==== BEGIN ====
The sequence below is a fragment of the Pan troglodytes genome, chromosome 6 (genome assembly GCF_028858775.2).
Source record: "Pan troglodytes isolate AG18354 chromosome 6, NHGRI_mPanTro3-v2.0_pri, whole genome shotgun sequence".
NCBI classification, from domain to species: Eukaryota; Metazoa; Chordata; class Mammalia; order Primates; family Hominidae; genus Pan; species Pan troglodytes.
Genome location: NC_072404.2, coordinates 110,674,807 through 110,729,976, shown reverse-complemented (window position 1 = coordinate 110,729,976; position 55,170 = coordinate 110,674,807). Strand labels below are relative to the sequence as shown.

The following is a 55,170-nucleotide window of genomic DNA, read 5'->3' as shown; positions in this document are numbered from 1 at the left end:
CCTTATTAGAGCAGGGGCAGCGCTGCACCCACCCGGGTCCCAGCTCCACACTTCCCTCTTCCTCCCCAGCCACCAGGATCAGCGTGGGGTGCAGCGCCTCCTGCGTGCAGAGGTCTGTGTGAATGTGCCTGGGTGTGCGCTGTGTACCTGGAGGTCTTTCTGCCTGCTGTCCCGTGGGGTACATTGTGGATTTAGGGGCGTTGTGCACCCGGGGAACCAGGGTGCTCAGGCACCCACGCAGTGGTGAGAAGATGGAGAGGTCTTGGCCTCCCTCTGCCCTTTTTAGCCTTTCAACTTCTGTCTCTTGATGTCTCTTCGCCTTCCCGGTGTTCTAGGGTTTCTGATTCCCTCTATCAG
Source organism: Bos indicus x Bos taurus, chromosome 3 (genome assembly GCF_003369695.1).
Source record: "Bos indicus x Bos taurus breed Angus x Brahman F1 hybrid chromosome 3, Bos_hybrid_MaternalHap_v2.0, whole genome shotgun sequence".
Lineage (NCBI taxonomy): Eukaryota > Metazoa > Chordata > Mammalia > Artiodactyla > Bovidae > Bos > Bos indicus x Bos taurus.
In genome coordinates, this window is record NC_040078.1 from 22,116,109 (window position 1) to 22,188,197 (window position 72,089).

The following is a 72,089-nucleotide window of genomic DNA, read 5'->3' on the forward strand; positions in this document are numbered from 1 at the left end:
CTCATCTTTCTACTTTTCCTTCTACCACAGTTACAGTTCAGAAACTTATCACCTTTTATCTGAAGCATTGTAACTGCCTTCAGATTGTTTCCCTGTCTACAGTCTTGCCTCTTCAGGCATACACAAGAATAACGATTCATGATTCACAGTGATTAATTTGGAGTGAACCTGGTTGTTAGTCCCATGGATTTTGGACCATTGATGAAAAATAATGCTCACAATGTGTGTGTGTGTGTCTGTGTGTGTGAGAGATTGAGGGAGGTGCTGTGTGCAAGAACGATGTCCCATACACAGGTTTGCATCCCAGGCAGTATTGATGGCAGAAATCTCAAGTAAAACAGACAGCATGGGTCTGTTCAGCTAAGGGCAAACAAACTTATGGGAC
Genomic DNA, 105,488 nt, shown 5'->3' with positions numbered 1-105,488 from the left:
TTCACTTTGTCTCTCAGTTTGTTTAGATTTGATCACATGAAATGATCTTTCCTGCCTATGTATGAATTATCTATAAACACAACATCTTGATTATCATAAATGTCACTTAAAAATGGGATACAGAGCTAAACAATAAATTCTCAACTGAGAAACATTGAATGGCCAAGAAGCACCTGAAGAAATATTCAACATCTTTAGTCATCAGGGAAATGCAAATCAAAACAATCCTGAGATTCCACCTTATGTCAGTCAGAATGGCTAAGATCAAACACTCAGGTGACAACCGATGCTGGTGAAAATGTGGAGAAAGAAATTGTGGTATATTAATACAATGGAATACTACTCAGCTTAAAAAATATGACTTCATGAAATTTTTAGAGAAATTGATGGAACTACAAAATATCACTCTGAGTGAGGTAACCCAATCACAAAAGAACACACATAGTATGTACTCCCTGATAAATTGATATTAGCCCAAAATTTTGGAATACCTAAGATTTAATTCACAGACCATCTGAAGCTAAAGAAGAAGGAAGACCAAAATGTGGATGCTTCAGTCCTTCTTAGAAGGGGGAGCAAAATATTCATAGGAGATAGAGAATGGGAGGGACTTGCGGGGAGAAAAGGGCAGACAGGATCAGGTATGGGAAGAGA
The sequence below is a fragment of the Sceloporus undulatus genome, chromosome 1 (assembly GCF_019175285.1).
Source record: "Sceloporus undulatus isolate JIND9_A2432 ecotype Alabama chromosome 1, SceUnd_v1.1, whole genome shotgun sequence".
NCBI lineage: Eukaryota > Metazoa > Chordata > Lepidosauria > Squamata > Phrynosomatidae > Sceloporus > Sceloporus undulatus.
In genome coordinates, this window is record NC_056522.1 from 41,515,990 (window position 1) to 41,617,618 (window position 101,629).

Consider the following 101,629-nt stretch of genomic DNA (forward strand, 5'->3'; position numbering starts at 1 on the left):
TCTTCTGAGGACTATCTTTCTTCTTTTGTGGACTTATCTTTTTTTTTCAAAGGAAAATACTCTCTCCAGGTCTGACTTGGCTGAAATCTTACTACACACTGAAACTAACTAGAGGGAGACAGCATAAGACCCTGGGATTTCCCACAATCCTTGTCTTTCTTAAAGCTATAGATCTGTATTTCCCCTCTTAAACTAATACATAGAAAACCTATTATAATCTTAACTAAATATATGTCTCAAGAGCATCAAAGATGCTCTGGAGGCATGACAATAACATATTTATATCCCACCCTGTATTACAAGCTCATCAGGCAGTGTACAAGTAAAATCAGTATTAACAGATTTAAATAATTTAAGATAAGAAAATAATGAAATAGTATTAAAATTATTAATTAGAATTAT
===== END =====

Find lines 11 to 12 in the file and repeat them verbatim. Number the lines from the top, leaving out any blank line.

The following is a 72,089-nucleotide window of genomic DNA, read 5'->3' on the forward strand; positions in this document are numbered from 1 at the left end:
CTCATCTTTCTACTTTTCCTTCTACCACAGTTACAGTTCAGAAACTTATCACCTTTTATCTGAAGCATTGTAACTGCCTTCAGATTGTTTCCCTGTCTACAGTCTTGCCTCTTCAGGCATACACAAGAATAACGATTCATGATTCACAGTGATTAATTTGGAGTGAACCTGGTTGTTAGTCCCATGGATTTTGGACCATTGATGAAAAATAATGCTCACAATGTGTGTGTGTGTGTCTGTGTGTGTGAGAGATTGAGGGAGGTGCTGTGTGCAAGAACGATGTCCCATACACAGGTTTGCATCCCAGGCAGTATTGATGGCAGAAATCTCAAGTAAAACAGACAGCATGGGTCTGTTCAGCTAAGGGCAAACAAACTTATGGGAC